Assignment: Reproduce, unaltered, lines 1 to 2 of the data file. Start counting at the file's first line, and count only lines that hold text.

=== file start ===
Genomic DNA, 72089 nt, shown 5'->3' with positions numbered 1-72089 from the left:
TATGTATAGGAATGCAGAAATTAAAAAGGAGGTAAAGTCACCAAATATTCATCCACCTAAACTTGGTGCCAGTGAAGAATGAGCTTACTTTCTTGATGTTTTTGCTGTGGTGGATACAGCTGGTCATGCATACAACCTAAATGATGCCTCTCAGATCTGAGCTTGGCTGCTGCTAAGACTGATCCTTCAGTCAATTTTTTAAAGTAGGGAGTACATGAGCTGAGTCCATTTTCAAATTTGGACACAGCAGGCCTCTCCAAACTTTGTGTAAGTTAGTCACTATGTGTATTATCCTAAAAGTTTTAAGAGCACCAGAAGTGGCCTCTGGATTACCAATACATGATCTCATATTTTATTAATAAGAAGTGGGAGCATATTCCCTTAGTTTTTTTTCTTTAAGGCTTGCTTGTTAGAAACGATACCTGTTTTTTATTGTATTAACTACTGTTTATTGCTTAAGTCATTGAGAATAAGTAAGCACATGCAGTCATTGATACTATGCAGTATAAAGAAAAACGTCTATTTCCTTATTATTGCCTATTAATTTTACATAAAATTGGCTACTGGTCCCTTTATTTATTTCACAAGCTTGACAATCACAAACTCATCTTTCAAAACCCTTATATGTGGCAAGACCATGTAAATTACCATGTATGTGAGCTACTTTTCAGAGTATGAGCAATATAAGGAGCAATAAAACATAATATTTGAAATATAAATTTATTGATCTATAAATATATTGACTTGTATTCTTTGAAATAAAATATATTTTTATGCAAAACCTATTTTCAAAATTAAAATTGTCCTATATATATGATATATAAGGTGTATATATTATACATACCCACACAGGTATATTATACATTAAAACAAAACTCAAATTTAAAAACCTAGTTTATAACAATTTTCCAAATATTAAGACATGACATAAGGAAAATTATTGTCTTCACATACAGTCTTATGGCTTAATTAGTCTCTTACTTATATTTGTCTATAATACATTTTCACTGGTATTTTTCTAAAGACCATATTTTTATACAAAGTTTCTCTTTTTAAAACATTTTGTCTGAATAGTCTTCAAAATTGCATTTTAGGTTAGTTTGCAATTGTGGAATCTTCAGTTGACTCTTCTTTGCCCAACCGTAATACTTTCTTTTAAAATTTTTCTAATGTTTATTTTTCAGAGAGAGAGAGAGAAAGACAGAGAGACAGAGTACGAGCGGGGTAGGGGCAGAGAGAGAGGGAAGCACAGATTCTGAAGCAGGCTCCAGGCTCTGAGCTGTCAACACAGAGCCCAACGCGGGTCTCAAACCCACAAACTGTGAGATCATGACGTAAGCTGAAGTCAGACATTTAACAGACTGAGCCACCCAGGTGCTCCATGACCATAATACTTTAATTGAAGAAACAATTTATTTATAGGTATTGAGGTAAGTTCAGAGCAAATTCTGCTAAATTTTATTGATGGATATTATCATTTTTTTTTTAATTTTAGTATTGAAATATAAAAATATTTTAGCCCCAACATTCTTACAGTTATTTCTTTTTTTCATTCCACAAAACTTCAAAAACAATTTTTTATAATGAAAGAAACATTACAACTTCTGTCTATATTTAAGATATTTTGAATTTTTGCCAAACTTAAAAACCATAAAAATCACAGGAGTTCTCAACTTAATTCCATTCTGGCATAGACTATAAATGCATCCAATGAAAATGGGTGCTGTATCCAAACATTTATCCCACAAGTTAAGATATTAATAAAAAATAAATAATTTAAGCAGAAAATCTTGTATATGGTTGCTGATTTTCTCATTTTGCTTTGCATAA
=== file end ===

Genomic DNA, 72089 nt, shown 5'->3' with positions numbered 1-72089 from the left:
TATGTATAGGAATGCAGAAATTAAAAAGGAGGTAAAGTCACCAAATATTCATCCACCTAAACTTGGTGCCAGTGAAGAATGAGCTTACTTTCTTGATGTTTTTGCTGTGGTGGATACAGCTGGTCATGCATACAACCTAAATGATGCCTCTCAGATCTGAGCTTGGCTGCTGCTAAGACTGATCCTTCAGTCAATTTTTTAAAGTAGGGAGTACATGAGCTGAGTCCATTTTCAAATTTGGACACAGCAGGCCTCTCCAAACTTTGTGTAAGTTAGTCACTATGTGTATTATCCTAAAAGTTTTAAGAGCACCAGAAGTGGCCTCTGGATTACCAATACATGATCTCATATTTTATTAATAAGAAGTGGGAGCATATTCCCTTAGTTTTTTTTCTTTAAGGCTTGCTTGTTAGAAACGATACCTGTTTTTTATTGTATTAACTACTGTTTATTGCTTAAGTCATTGAGAATAAGTAAGCACATGCAGTCATTGATACTATGCAGTATAAAGAAAAACGTCTATTTCCTTATTATTGCCTATTAATTTTACATAAAATTGGCTACTGGTCCCTTTATTTATTTCACAAGCTTGACAATCACAAACTCATCTTTCAAAACCCTTATATGTGGCAAGACCATGTAAATTACCATGTATGTGAGCTACTTTTCAGAGTATGAGCAATATAAGGAGCAATAAAACATAATATTTGAAATATAAATTTATTGATCTATAAATATATTGACTTGTATTCTTTGAAATAAAATATATTTTTATGCAAAACCTATTTTCAAAATTAAAATTGTCCTATATATATGATATATAAGGTGTATATATTATACATACCCACACAGGTATATTATACATTAAAACAAAACTCAAATTTAAAAACCTAGTTTATAACAATTTTCCAAATATTAAGACATGACATAAGGAAAATTATTGTCTTCACATACAGTCTTATGGCTTAATTAGTCTCTTACTTATATTTGTCTATAATACATTTTCACTGGTATTTTTCTAAAGACCATATTTTTATACAAAGTTTCTCTTTTTAAAACATTTTGTCTGAATAGTCTTCAAAATTGCATTTTAGGTTAGTTTGCAATTGTGGAATCTTCAGTTGACTCTTCTTTGCCCAACCGTAATACTTTCTTTTAAAATTTTTCTAATGTTTATTTTTCAGAGAGAGAGAGAGAAAGACAGAGAGACAGAGTACGAGCGGGGTAGGGGCAGAGAGAGAGGGAAGCACAGATTCTGAAGCAGGCTCCAGGCTCTGAGCTGTCAACACAGAGCCCAACGCGGGTCTCAAACCCACAAACTGTGAGATCATGACGTAAGCTGAAGTCAGACATTTAACAGACTGAGCCACCCAGGTGCTCCATGACCATAATACTTTAATTGAAGAAACAATTTATTTATAGGTATTGAGGTAAGTTCAGAGCAAATTCTGCTAAATTTTATTGATGGATATTATCATTTTTTTTTTAATTTTAGTATTGAAATATAAAAATATTTTAGCCCCAACATTCTTACAGTTATTTCTTTTTTTCATTCCACAAAACTTCAAAAACAATTTTTTATAATGAAAGAAACATTACAACTTCTGTCTATATTTAAGATATTTTGAATTTTTGCCAAACTTAAAAACCATAAAAATCACAGGAGTTCTCAACTTAATTCCATTCTGGCATAGACTATAAATGCATCCAATGAAAATGGGTGCTGTATCCAAACATTTATCCCACAAGTTAAGATATTAATAAAAAATAAATAATTTAAGCAGAAAATCTTGTATATGGTTGCTGATTTTCTCATTTTGCTTTGCATAA